The next scene is a wonderful farewell to the series as a whole. Using a fantasy sequence for the first time, we see Claudius bid farewell to the Senate, knowing he will soon die, and he tells them that through his history, people will see Rome for what she truly was. We see the room blur and the colour fade, and we hear the mixed voices of many people and see a crowd of faint, translucent figures wandering around in front of the assembled senators. It is Claudius' relatives, the characters we grew to love or hate and gradually lost over the course of the series. And then - BRIAN BLESSED walks stridently to the foreground, swims into focus, leans forward until he is right in Claudius' (that is, the camera's since we are now seeing things from Claudius' point of view) face and addresses him. 'Well done Claudius,' he says, 'Emperor after all. Who'd have thought it, eg?' It's absolutely wonderful to see him back - somehow, despite the Messalinas and the Agrippinillas, the latter part of the series hasn't quite managed to produce characters as memorable, striking and as much a joy to watch as those early characters we first became fascinated by, and to see BLESSED's smiling face once more is pure delight. Even better, he's immediately followed by Livia, restored to youthful beauty, who leans in with her superior look and tells Claudius 'you're a fool boy, you always were - people say it's not your fault, but if it's not your fault, whose fault is it, eh?'. She is superior, arrogant, exquisite - the Livia who was so wonderfully wicked in the early episodes. She makes a fabulous tutting noise as she leaves. Then Antonia leans in to tell Claudius that his nose is still running - poor Claudius still can't catch a break from his mother, even in his own imagination. Caligula urges her out of the way, and is in turn bunped by Tiberius - and briefly we see senators trying to rouse the once again catatonic Claudius. We return to his vision, to hear Tiberius sympathise with him that 'it wasn't worth it'. Caligula tells him that he 'wasn't that Messiah after all', something which has throughly shocked him - John Hurt's comic timing here is perfect. The whole thing is a perfect farewell to the series, and a good indication of why this is where it should stop - Claudius, and the series, are worn out now, and it will be the job of new series, and new emperors, to tell the next bit of the story. Claudius limps slowly out of the Senate for the last time.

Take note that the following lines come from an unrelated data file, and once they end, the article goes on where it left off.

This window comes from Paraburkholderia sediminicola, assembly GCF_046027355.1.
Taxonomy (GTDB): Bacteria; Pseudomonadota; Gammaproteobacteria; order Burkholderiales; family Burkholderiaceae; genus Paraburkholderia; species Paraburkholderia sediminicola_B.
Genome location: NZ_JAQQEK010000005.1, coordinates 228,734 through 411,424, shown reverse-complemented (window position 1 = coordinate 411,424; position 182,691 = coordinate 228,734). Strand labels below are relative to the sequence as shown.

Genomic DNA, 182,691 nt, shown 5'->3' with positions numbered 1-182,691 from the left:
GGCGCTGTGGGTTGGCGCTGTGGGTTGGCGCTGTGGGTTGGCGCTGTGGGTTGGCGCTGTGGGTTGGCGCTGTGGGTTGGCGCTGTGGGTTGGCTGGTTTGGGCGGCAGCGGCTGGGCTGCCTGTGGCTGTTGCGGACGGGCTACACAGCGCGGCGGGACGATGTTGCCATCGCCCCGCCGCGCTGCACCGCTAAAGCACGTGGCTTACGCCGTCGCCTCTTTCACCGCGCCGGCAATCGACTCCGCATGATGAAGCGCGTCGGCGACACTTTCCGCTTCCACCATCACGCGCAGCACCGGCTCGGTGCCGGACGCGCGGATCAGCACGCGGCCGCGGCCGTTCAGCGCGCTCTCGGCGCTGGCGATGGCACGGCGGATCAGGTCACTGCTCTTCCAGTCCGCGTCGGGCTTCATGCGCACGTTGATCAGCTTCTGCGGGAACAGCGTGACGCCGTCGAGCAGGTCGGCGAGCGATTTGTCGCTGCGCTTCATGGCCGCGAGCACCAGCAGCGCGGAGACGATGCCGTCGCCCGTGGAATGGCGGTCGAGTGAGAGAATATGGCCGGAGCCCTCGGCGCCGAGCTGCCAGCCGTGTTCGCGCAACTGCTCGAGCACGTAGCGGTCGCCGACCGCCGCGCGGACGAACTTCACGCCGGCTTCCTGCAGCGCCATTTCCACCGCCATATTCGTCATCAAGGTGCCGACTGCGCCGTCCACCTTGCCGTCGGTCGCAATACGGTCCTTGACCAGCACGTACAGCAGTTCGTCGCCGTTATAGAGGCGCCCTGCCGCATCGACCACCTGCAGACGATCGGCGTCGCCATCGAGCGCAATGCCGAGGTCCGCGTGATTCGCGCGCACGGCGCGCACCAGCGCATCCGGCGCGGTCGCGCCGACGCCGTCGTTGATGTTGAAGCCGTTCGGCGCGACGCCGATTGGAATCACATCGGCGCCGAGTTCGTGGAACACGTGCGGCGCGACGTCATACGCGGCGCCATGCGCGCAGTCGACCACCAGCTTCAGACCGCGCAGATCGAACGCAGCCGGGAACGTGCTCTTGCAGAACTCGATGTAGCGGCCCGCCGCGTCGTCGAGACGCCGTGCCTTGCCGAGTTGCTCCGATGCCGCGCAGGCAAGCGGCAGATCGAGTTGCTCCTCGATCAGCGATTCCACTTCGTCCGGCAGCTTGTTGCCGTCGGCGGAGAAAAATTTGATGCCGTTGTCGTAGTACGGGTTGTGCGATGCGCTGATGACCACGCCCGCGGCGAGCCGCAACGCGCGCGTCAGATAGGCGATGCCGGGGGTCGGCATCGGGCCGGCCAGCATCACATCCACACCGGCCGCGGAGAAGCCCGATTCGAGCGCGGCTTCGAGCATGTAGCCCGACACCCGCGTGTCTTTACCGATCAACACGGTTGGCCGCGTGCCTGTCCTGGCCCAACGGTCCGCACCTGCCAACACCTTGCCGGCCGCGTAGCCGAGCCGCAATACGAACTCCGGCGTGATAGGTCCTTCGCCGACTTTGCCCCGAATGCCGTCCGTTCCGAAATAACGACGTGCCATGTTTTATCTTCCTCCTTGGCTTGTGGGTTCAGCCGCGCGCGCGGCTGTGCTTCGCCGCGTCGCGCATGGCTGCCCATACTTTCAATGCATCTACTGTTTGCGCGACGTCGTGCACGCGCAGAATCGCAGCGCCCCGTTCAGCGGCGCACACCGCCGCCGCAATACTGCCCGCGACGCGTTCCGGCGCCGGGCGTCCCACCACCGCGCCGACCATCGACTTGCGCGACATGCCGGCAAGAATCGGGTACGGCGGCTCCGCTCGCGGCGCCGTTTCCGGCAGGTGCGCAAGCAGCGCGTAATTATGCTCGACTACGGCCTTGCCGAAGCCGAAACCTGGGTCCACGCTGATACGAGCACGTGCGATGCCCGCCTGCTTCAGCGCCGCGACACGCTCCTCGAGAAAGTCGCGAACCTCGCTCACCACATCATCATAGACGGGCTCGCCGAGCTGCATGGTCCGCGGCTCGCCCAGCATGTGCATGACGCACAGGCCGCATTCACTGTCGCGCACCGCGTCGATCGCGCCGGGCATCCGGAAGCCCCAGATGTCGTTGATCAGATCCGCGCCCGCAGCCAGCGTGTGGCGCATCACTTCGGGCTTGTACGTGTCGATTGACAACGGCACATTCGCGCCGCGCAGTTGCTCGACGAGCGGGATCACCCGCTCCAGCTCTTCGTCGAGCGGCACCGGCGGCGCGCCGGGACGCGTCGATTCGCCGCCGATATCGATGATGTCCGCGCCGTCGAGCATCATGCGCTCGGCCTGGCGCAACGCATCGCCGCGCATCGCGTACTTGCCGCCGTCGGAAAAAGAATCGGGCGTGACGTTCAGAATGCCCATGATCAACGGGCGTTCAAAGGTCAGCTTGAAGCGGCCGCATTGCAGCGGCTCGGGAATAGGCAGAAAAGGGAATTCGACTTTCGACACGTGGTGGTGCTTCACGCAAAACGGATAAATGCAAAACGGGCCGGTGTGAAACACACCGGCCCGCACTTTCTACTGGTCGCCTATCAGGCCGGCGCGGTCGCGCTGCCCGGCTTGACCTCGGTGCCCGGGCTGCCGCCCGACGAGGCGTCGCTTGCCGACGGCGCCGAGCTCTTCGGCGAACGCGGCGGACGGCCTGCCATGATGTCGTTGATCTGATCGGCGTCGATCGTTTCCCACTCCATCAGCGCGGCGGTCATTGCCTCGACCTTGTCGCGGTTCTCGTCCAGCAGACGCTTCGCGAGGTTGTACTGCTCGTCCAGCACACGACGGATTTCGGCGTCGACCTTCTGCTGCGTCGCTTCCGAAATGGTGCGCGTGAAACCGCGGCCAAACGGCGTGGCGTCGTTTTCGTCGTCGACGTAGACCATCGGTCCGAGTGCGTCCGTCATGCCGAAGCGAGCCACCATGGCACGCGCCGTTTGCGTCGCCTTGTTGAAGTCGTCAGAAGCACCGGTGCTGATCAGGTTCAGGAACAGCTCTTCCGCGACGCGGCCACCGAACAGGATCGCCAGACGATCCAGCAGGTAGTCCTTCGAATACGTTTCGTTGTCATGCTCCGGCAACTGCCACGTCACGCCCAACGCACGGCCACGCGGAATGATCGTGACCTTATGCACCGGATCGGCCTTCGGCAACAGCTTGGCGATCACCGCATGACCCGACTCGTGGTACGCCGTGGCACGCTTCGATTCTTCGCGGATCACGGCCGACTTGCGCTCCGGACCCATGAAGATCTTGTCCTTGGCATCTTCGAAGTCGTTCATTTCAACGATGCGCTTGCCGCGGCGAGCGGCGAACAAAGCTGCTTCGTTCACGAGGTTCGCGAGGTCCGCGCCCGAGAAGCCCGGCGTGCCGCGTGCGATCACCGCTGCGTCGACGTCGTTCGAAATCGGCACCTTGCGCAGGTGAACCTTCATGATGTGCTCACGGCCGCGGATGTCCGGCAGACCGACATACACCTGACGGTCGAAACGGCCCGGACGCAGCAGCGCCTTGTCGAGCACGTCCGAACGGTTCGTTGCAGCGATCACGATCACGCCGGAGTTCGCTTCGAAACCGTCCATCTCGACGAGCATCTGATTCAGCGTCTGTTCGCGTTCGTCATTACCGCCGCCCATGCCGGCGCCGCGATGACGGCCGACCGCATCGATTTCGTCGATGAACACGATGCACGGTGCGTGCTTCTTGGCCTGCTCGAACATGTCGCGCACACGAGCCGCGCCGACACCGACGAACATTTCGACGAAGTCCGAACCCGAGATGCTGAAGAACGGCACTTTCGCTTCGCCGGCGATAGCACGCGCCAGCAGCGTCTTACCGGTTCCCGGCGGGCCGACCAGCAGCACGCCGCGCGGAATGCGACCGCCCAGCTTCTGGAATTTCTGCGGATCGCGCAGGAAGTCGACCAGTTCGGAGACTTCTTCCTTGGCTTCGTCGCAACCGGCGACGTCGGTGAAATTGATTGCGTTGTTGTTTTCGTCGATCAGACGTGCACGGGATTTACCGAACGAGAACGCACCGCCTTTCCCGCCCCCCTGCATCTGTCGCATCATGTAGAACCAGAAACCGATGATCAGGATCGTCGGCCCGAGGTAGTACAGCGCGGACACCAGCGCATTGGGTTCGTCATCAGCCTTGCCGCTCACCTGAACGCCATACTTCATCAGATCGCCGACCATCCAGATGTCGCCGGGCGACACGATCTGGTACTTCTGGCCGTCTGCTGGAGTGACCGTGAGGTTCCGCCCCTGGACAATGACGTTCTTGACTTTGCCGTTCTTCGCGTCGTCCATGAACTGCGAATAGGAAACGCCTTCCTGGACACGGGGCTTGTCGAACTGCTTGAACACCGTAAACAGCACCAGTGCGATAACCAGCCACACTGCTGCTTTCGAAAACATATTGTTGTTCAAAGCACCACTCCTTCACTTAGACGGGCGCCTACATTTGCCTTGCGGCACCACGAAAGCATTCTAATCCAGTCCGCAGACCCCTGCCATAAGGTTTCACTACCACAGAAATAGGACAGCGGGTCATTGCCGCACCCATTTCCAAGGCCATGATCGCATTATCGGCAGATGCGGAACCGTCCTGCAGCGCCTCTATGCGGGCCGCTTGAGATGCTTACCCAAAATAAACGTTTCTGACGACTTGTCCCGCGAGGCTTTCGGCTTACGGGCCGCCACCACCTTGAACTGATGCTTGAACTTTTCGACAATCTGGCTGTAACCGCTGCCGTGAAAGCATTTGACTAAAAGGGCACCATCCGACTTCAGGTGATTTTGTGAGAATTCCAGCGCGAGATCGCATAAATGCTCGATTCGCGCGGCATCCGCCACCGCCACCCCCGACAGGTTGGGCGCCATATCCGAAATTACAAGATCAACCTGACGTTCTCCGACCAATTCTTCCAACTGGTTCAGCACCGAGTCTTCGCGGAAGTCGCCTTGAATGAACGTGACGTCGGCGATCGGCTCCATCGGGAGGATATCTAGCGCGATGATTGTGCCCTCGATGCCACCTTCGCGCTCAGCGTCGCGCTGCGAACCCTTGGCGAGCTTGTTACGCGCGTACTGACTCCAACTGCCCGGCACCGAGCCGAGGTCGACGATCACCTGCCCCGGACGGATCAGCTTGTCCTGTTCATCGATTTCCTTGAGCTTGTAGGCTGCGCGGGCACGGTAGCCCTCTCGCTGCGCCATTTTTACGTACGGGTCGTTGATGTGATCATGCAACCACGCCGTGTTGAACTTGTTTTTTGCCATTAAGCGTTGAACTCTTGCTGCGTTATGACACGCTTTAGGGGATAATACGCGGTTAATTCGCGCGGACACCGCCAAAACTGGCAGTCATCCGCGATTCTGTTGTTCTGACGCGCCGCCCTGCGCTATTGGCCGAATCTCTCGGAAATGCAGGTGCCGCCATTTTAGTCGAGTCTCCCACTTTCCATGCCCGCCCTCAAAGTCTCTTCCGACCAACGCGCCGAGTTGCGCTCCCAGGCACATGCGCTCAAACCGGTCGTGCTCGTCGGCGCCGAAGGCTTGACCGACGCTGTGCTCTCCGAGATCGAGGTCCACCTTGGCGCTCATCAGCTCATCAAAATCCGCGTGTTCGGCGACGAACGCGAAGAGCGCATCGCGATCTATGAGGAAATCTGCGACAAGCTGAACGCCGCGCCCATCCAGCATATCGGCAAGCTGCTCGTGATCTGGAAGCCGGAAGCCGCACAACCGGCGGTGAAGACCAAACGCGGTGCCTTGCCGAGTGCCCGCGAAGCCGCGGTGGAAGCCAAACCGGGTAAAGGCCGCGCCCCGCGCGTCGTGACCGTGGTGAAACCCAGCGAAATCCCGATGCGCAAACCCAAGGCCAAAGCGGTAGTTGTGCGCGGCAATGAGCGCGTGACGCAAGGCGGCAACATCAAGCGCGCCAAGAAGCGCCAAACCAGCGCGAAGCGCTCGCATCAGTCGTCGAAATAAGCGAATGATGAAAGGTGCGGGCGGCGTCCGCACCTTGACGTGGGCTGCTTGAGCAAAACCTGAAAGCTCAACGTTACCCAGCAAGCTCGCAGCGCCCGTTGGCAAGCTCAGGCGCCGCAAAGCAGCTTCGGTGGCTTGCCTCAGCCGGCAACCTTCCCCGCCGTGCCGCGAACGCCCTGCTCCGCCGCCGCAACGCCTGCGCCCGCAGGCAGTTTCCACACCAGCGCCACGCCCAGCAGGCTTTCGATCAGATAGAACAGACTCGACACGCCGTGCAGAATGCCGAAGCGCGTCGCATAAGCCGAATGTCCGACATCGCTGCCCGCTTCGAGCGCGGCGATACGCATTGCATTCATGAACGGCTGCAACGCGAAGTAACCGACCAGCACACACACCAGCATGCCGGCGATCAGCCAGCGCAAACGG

Narcissus brings Britannicus to Claudius and Claudius tells him his plan, which involves favouring Nero over him yet again. Poor Britannicus takes it all very well, considering. Once Claudius has explained, and he's finished telling him off for killing his mother and favouring his stepbrother all his life. And Claudius does admit that he found it difficult to love Britannicus for some time after he found out about Messalina - partly because Claudius believes that Britannicus is Caligula's son, not his own, but without Caligula's nature. He seems to accept that Claudius, in his own mad way, really did mean the best with the plan, in which Claudius tried to save Britannicus the way he was saved, by keeping him out of the way. Claudius wants to send Britannicus to Britain to stay with Queen Cartimadua, to wait until Nero destroys the Empire, and then Britannicus will return to restore the Republic. But Britnnicus does not want to paint his face blue and hide with barbarians. He insists that he will stay, that he will put on his manly gown (in his early teens) and defeat Nero, and he tells Claudius that he doesn't believe in the Republic and nor does anyone else, except Claudius. Claudius is heartbroken, since he knows from the prophecy, that Britannicus will not get his chance to rule, but has to allow him to try.